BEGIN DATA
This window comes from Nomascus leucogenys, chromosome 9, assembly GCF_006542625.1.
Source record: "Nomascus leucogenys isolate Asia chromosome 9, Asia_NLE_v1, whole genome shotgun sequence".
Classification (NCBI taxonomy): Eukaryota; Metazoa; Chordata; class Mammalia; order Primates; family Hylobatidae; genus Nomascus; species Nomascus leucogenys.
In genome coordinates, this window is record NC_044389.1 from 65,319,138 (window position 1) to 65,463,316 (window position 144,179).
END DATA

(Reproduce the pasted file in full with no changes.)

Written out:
This window comes from Nomascus leucogenys, chromosome 9, assembly GCF_006542625.1.
Source record: "Nomascus leucogenys isolate Asia chromosome 9, Asia_NLE_v1, whole genome shotgun sequence".
Classification (NCBI taxonomy): Eukaryota; Metazoa; Chordata; class Mammalia; order Primates; family Hylobatidae; genus Nomascus; species Nomascus leucogenys.
In genome coordinates, this window is record NC_044389.1 from 65,319,138 (window position 1) to 65,463,316 (window position 144,179).